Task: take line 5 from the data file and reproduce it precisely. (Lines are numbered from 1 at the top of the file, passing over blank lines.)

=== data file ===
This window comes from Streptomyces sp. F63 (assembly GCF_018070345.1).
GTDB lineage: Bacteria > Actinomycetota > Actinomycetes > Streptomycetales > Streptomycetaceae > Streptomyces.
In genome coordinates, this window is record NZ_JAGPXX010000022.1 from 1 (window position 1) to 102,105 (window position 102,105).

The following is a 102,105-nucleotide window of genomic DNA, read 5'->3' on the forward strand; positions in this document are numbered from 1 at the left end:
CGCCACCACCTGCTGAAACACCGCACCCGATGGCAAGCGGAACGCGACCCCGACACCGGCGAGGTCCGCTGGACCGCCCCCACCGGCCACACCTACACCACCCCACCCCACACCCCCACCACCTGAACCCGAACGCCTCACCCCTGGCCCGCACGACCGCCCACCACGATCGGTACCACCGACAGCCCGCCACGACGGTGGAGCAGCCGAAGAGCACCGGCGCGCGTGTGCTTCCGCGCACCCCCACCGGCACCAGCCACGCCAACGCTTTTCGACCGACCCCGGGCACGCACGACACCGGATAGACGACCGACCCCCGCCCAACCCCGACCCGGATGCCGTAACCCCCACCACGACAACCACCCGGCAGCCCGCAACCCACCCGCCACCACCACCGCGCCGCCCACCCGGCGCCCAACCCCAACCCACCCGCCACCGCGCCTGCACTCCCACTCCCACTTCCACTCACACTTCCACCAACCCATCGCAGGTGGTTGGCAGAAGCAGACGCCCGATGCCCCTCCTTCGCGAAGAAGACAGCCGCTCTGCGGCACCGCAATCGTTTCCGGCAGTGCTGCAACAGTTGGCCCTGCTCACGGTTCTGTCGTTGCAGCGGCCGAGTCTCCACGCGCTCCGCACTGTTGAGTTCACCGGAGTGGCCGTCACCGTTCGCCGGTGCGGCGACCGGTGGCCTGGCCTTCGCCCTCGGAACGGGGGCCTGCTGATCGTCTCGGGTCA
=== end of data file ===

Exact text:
CGCCACCACCTGCTGAAACACCGCACCCGATGGCAAGCGGAACGCGACCCCGACACCGGCGAGGTCCGCTGGACCGCCCCCACCGGCCACACCTACACCACCCCACCCCACACCCCCACCACCTGAACCCGAACGCCTCACCCCTGGCCCGCACGACCGCCCACCACGATCGGTACCACCGACAGCCCGCCACGACGGTGGAGCAGCCGAAGAGCACCGGCGCGCGTGTGCTTCCGCGCACCCCCACCGGCACCAGCCACGCCAACGCTTTTCGACCGACCCCGGGCACGCACGACACCGGATAGACGACCGACCCCCGCCCAACCCCGACCCGGATGCCGTAACCCCCACCACGACAACCACCCGGCAGCCCGCAACCCACCCGCCACCACCACCGCGCCGCCCACCCGGCGCCCAACCCCAACCCACCCGCCACCGCGCCTGCACTCCCACTCCCACTTCCACTCACACTTCCACCAACCCATCGCAGGTGGTTGGCAGAAGCAGACGCCCGATGCCCCTCCTTCGCGAAGAAGACAGCCGCTCTGCGGCACCGCAATCGTTTCCGGCAGTGCTGCAACAGTTGGCCCTGCTCACGGTTCTGTCGTTGCAGCGGCCGAGTCTCCACGCGCTCCGCACTGTTGAGTTCACCGGAGTGGCCGTCACCGTTCGCCGGTGCGGCGACCGGTGGCCTGGCCTTCGCCCTCGGAACGGGGGCCTGCTGATCGTCTCGGGTCA